Johannes Becker said the EU will face “strong resistance” from European publics if it presses ahead with plans to centralise more and more power in Brussels.
The top academic, who is director the institute for public economics at Münster University, said there are “limits” to how much federalisation people will accept.
Chief eurocrat Jean-Claude Juncker, in lockstep with French president Emmanuel Macron, has put forward ambitious plans for a superstate including a eurozone budget and EU army.
The pair want Europe to develop its own common immigration, asylum, diplomatic, defence, labour and taxation policies in a concerted drive for a federalised post-Brexit EU.
But speaking at a Centre for European Reform event in Brussels today, Professor Becker said that whilst certain “technocratic” tweaks may pass unnoticed many of the proposals will rile voters.
He said: “The EU is based on the subsidiarity principle, which you could operationalise like we should centralise as much as necessary and decentralise as much as possible.
“This is based on the implicit assumption that we can centralise as much as we want. I think there are limits to this.
“In recent years we’ve learned that there is not only the need for cooperation but we have strong national or even regional identities if you look to Catalonia, Scotland, and national identities like Poland, Hungary, but even Italy, France, Germany.”
He warned eurocrats: “And if we try to centralise in the presence of these strong identities this may in a way backfire.
“Centralisation in the presence of these national identities, there may be from the start strong resistance against this centralisation. The tasks that are centralised may have less support than before.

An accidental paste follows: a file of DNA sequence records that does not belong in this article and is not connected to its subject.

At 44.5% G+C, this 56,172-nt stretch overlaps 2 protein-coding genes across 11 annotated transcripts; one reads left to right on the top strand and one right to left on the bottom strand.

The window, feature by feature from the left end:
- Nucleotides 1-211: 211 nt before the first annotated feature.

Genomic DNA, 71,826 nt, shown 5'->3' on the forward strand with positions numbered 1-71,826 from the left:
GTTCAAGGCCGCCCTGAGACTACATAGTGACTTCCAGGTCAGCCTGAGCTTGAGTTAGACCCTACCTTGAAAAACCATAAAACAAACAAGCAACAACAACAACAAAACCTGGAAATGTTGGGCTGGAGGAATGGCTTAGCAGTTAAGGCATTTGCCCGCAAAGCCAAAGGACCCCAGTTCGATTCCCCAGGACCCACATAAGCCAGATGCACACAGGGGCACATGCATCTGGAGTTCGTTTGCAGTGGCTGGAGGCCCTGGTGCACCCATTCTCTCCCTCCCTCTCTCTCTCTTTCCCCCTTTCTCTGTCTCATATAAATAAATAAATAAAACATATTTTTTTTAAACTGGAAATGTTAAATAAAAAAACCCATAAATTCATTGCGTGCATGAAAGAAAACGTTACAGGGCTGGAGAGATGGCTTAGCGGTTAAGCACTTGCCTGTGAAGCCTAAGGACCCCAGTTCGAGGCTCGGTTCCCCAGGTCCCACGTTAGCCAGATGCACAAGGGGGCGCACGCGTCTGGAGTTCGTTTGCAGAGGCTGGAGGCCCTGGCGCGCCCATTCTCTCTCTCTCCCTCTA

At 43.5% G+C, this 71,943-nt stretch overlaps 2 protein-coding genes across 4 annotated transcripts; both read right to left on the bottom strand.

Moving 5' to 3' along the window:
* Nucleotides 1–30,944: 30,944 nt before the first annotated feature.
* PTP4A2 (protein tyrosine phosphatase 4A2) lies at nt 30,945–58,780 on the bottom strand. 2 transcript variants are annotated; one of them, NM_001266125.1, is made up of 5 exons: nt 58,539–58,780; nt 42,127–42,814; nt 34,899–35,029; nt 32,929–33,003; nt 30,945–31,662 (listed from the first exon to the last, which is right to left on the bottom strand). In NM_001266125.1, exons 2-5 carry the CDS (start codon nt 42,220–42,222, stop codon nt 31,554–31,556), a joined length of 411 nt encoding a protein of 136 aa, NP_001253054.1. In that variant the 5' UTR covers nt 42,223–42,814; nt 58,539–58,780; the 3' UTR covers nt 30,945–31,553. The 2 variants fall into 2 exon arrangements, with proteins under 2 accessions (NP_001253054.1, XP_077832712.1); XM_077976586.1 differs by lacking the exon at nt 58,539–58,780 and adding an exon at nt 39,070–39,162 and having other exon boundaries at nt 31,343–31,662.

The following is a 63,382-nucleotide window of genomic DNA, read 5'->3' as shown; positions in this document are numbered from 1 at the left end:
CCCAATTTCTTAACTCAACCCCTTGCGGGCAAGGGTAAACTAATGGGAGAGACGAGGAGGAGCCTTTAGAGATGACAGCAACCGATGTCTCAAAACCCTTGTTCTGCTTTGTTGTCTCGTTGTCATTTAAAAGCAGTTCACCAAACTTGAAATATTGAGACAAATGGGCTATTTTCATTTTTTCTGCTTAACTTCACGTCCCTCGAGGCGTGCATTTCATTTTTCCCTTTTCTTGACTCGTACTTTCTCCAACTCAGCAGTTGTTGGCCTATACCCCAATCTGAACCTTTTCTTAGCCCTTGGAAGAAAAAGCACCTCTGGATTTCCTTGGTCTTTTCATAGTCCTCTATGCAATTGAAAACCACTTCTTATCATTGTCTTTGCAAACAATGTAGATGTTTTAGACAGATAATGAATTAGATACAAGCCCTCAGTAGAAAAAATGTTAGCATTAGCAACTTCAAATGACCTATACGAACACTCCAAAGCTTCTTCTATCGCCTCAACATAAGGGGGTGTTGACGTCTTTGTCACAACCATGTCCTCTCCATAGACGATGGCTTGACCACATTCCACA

“We can see that centralisation works well with more technocratic tasks like banking regulation, competition policy and even monetary policy although of course this is a highly political task.
“It works less well with the tasks that are more associated to national identities like labour market policies, redistribution and fiscal policies. Centralisation may be good as an idea, but it may not be as easy as is sometimes assumed and this half-hearted, half-way centralisation may backfire.”
Professor Becker predicted that as a result plans for a eurozone budget, designed to help bailout banks and even countries in the result of a future financial crisis, will be watered down.
He said: “My prediction given that there are limits to centralisation is that this common budget will be rather small, that it cannot be used for mitigating idiosyncratic shocks.
“There will be strictly proportional use across countries that means Germany and all other countries will make sure that they get their part of the money back.
“And there will not be political support of using this money when a big shock occurs and the money should be concentrated on a specific region in the eurozone, and this is due to a lack of a common idea and a lack of political support that could be the basis for centralisation.”